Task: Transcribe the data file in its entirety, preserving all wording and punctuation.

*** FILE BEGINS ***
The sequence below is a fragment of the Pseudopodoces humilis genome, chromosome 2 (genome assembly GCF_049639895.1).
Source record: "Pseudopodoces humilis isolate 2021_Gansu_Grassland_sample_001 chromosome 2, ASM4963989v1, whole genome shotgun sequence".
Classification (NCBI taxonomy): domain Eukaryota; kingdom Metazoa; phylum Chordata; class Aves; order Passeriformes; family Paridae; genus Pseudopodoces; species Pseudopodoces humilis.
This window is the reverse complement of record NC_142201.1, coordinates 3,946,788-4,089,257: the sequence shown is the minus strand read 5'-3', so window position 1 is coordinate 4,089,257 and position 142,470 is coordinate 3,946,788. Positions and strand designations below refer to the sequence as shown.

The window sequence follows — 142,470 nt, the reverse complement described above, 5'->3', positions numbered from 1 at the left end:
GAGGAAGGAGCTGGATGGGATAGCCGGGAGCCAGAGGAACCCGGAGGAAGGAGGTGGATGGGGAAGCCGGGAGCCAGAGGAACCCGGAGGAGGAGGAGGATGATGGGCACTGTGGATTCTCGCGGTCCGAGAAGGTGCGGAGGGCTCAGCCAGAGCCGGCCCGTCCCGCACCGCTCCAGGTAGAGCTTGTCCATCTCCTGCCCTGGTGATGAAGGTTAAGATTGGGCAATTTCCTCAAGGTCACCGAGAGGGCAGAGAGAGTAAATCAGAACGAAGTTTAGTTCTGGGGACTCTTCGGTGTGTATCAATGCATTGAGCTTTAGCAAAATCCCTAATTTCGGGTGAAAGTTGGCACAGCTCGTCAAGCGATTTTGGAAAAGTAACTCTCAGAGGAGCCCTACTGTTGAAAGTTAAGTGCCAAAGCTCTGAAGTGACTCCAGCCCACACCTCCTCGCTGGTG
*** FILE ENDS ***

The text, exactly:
The sequence below is a fragment of the Pseudopodoces humilis genome, chromosome 2 (genome assembly GCF_049639895.1).
Source record: "Pseudopodoces humilis isolate 2021_Gansu_Grassland_sample_001 chromosome 2, ASM4963989v1, whole genome shotgun sequence".
Classification (NCBI taxonomy): domain Eukaryota; kingdom Metazoa; phylum Chordata; class Aves; order Passeriformes; family Paridae; genus Pseudopodoces; species Pseudopodoces humilis.
This window is the reverse complement of record NC_142201.1, coordinates 3,946,788-4,089,257: the sequence shown is the minus strand read 5'-3', so window position 1 is coordinate 4,089,257 and position 142,470 is coordinate 3,946,788. Positions and strand designations below refer to the sequence as shown.

The window sequence follows — 142,470 nt, the reverse complement described above, 5'->3', positions numbered from 1 at the left end:
GAGGAAGGAGCTGGATGGGATAGCCGGGAGCCAGAGGAACCCGGAGGAAGGAGGTGGATGGGGAAGCCGGGAGCCAGAGGAACCCGGAGGAGGAGGAGGATGATGGGCACTGTGGATTCTCGCGGTCCGAGAAGGTGCGGAGGGCTCAGCCAGAGCCGGCCCGTCCCGCACCGCTCCAGGTAGAGCTTGTCCATCTCCTGCCCTGGTGATGAAGGTTAAGATTGGGCAATTTCCTCAAGGTCACCGAGAGGGCAGAGAGAGTAAATCAGAACGAAGTTTAGTTCTGGGGACTCTTCGGTGTGTATCAATGCATTGAGCTTTAGCAAAATCCCTAATTTCGGGTGAAAGTTGGCACAGCTCGTCAAGCGATTTTGGAAAAGTAACTCTCAGAGGAGCCCTACTGTTGAAAGTTAAGTGCCAAAGCTCTGAAGTGACTCCAGCCCACACCTCCTCGCTGGTG